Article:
Floating Missouri’s Crystal-clear Rivers

As a resident of Missouri for over 23 years, I was totally unaware of the state’s significant number of floatable waters. Can you believe there are almost 1,700 miles of scenic streams and rivers that have been floated, documented and evaluated? Throw in the Missouri River, and that number jumps to over 2,200 miles.

Some rivers have very long stretches, like the Bourbuese at 107 miles, the Meramec at 193 miles and the Gasconade at 253 miles. Of course, there are short venues like Little Sugar Creek at eight miles, Mineral Fork at 13 miles, and the Courtois or Huzzah rivers at 21 miles.

If you want to make a vacation floating one river, consider the Missouri and its 542 miles.

My wife and I are neophytes when it comes to floating, relying totally on outfitters for canoes, kayaks and inflatable rafts. Our first float was on the Meremec River near Steelville. Being novices, we chose to make our inaugural trip in an inflatable raft. The river was serene, gently flowing with plentiful wildlife and reasonably cooperative fish.

All we needed for the trip was a camera, a fishing rod with minimal tackle and two bottles of drinking water. It would be several years before our next float trip, which coincided with a pre-opening visit to Echo Bluff State Park. Again, we were impressed and amazed at the Ozark scenery from the gently flowing stream.

A few weeks later, we tried an amazing six-mile trip down the Gasconade in Pulaski County to Boiling Spring Campground. The flow was gentle enough to move us downstream at a comfortable pace while filling our camera’s media cards with photos of birds, lush scenery and limestone bluffs. Feisty smallmouth bass entertained the anglers in our small group.

A must-see is Boiling Spring near the campground’s take-out point to check out its 47,000 gallons per minute flow—an amount that significantly increases the river flow below the spring.

Owning expensive equipment is not required; outfitters supply canoes, kayaks or rafts, lifejackets and paddles. The only expense is the outfitter’s cost, and personal items like drinks and sandwiches. However, it’s wise to have sealable bags for personal items like wallets, cameras and cellphones. Other items could include float straps for sunglasses or other personal items that might sink.

Our most recent float included a stay in Pulaski County with a few days at a hotel in St. Robert. From there, we could easily reach float-trip outfitters and visit venues like the Blue Jay Farm, Bow and Barrel Sportsman’s Center, Trail of Tears Monument, Waynesville’s historic Old Stagecoach Stop (known as “Black Hotel” or “Pulaski House”), Historic Route 66, the Rigsby House, Talbot House and the Pulaski County Courthouse Museum.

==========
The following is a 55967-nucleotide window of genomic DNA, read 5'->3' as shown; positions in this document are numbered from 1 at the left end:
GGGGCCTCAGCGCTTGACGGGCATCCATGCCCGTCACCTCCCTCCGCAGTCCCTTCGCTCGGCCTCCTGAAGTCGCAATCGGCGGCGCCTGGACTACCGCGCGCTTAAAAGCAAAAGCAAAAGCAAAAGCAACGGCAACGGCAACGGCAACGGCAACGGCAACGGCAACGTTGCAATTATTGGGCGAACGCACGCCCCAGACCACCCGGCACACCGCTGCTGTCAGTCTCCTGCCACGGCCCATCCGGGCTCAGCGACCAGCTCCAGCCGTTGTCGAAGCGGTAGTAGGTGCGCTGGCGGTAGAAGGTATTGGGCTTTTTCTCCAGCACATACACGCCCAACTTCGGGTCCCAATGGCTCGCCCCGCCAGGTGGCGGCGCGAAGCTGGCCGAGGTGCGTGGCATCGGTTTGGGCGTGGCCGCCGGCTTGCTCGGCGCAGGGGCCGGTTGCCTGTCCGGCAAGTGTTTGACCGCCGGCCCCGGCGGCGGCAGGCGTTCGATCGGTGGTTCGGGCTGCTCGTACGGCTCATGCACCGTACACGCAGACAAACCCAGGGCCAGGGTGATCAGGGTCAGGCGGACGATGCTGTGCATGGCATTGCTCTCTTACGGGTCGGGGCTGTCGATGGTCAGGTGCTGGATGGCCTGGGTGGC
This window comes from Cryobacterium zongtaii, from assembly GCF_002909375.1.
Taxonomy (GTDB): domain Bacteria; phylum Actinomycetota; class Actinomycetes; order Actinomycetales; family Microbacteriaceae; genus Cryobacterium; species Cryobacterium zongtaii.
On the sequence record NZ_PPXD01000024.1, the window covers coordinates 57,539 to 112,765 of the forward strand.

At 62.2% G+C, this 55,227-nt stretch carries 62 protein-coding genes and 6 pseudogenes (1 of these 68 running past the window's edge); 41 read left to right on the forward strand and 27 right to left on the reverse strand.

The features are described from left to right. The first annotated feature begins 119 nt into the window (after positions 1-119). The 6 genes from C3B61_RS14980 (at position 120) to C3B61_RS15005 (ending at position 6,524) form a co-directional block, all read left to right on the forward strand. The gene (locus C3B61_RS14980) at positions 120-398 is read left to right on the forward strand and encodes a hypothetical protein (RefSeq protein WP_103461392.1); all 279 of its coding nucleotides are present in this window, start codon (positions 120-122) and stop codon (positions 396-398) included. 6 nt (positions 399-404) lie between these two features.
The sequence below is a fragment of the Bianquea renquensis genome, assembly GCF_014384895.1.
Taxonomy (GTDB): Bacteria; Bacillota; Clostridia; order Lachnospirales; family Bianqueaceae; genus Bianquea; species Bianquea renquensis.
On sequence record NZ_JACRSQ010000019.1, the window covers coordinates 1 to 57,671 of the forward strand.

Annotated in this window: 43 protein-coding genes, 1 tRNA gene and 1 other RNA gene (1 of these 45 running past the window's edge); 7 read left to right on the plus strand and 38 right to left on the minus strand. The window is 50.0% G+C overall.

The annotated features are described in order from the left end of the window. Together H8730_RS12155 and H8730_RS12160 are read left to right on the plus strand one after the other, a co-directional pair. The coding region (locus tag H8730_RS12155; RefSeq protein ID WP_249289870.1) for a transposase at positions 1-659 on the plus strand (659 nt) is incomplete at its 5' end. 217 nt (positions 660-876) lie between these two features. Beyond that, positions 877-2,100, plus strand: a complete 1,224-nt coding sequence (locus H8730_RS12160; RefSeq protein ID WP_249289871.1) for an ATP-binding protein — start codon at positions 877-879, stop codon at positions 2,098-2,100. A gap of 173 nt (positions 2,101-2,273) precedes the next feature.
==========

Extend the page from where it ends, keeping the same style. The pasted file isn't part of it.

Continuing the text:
While in Waynesville, check out Roubidoux Spring, a world-renowned cave scuba-diving adventure in Laughlin Park with its average daily flow of 37 million gallons.

On July 28 last year, the Waynesville Daily Guide posted an interview with Dan Dougan.

Dougan has paddled every major Ozark stream in Missouri, so it’s safe to say he knows a thing or two about float trips.

“There are many rivers to choose from here in the Ozarks,” he said, in the interview.

An outdoor enthusiast, Dougan is the owner of Oz Cycles in Lake Ozark.

“Kayaks are more comfortable, faster and easier to turn,” he says.

However, if someone is with their kid who is young and needs lots of gear, Dougan opts for a canoe.

He adds the many locations and options to choose from.

“The Pulaski County area has several great areas to float including the Big Piney and the Gasconade. During the season, outfitters run floats on these rivers daily. You don’t have to go far to float if you don’t feel like leaving home.”

The website called Float Missouri (floatmissouri.com) features a wealth of information on 29 streams covering over 2,200 miles of floatable waters. This site is hosted by Will Hanke of Red Canoe Media and is loaded with details about streams including maps, checkpoints with trip miles, float planning, a blog and forum plus an extensive catalog, and is another reason to plan a visit this state’s streams and rivers.